“Hope for love, pray for love, wish for love, dream for love… but don’t put your life on hold waiting for love.”
~ Mandy Hale
Do you feel like your partner does not recognize your worth?
The first question to ask yourself is “Do you?”
If you find yourself feeling devalued, demeaned or disrespected, ask yourself how you have gotten into that situation. People who recognize their own worth project a high self-esteem and others tend to treat them accordingly. People can sense when you have self-respect because of the way you carry yourself- with dignity and respect for yourself and others.
An important part of self-respect is also treating others with respect.
This means that you treat others with respect regardless of how they treat you. Usually, the way we treat ourselves will line up with the way we treat other people. So it initially has to start with us, and then it will flow out on two other people with whom we have relationships.
- How do you treat yourself?
- Do you respect your own needs, values, and wants?
- Do you practice good self-care?
- Are you kind, loving and nurturing towards yourself?
- Do you eat when you’re hungry, rest when you’re tired, and give yourself a break when you need it?
Usually, the way we treat ourselves will line up with the way we treat other people.
Good self-care involves attending to your sleep, exercise, nutrition, and mental health care.
This will raise your self-esteem and help you to put your best foot forward in all areas of your life. When you take good care of yourself, you are able to treat other people well, and then it comes back to you again. Thus, the circle of relationships is like a mirror.
We read one another unconsciously, and most people will treat you the way you treat them.
So if you want him to realize your worth, you need to realize at first, and make yourself worth it.
You do not need to prove yourself to anyone. If you truly have self-worth, the key to making others realize it is to carry yourself with dignity, courtesy, and respect. If you have done your part, and he still does not recognize your worth, it may be time to move on and find someone on your level.
Anita Gadhia-Smith, PsyD, LCSW-C, LICSW – www.drgadhiasmith.com
I completely understand why women might get caught up in a pattern in their relationship of trying to prove their worth or trying to “keep a man.”
However, this is concerning to me particularly as a therapist who believes that relationships function best when they have equal standing of the partners.
When one partner feels that they need to “keep” or “prove” their worth to the other, it sets things up to be inherently unequal in terms of power and who has a voice in the relationship.
This often will lead that person to defer to their partner’s wishes, desires, decisions, etc. rather than expressing their own.
For a while this might work just fine, even for both people involved but over time, there is likely to be a growing resentment.
The person who is giving up their voice might feel unseen, devalued, or not heard in the relationship. And interestingly, the person who has all the control might feel that they do not have an equal partner and might feel alone as well.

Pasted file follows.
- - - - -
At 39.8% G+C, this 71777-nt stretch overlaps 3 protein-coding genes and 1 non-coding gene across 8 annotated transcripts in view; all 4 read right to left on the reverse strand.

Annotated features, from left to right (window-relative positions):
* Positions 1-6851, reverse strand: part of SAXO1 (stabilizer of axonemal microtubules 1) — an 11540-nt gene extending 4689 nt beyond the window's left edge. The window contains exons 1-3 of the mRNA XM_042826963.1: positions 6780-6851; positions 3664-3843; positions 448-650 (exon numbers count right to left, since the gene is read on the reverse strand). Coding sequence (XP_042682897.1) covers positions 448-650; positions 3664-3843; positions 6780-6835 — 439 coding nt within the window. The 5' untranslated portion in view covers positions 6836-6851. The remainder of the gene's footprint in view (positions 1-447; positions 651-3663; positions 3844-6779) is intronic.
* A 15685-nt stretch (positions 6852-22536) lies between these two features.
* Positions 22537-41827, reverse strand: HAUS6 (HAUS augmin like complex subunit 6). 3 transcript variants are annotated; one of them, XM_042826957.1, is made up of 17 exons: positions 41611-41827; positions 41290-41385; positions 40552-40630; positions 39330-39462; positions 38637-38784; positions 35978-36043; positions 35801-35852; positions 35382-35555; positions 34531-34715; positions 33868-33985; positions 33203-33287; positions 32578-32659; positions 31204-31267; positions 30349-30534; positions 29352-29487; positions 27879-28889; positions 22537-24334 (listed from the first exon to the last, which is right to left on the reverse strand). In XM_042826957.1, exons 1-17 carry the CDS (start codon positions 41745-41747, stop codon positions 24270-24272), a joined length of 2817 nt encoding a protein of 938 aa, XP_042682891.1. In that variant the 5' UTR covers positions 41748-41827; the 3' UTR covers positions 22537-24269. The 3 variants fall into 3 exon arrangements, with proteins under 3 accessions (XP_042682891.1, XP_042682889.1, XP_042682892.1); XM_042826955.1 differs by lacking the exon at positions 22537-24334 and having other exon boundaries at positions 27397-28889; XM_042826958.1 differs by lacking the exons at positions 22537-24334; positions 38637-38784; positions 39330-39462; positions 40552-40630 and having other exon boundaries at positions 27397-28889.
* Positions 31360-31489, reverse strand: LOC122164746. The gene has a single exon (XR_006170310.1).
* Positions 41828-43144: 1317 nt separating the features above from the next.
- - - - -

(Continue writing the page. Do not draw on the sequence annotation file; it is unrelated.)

Relationships are the healthiest when you have two people who both come to the relationship feeling their own worth and value as well as recognizing the worth and value of the other person.
If we can hold space for our own worth and the inherent worth of our partner and our relationship, then we have a better chance of working through our challenges in a more healthy and productive way.
- What I think might be most important to consider is why you are in a relationship with someone who does not inherently recognize your value and worth?
- What is going on for you in your relationship with yourself that you are putting yourself in a position to feel inherently unequal or not worthy?
- Is this pattern what you want for the rest of the relationship?
Perhaps reminding yourself that you are a worthy partner and deserve someone who recognizes this would be helpful.
It might even help to talk with a therapist about why this is happening in your life as it can sometimes be difficult to find clarity on our own.
Erica Wollerman, PsyD – www.thrivetherapystudio.com
If I could change one thing about how I defined myself growing up, it would be to rely less on other people’s opinions about me, especially men, for my sense of self.
I always struggled to feel good about myself:
- Was I pretty enough?
- Was I clever enough?
- Was I smart enough or maybe was I too smart to be acceptable to my peers?
I know that this struggle is common in young people. Acceptance by the peer group feels so incredibly important, and maybe it’s a painful but somehow necessary step in the process of growing up. But if I really could do it over, I would hope to find a way to just be ok with who I was and not worry so much about what others thought of me.
This focus on others stunts your ability to figure out who you are and what makes you unique as a person.
If you ‘re always looking for external approval you can’t take on the journey of self -discovery that could allow you to know yourself and pursue your own passions. Seeking external validation creates a lot of anxiety and that anxiety really gets in the way of personal growth.
You should never have to make someone realize your worth.
The only person who needs to realize your worth is you! Once you’ve come to embrace yourself for the unique person you are, there will be other people who will also recognize your value. That’s really how it works.
It starts with self-acceptance.
Of course, not everyone will like you and you won’t be compatible with everyone but that’s just the reality of human differences. Your value is not and never should be in question and you should never have to prove your worth to another person.
Sally LeBoy, MS, MFT – www.sallyleboymft.com
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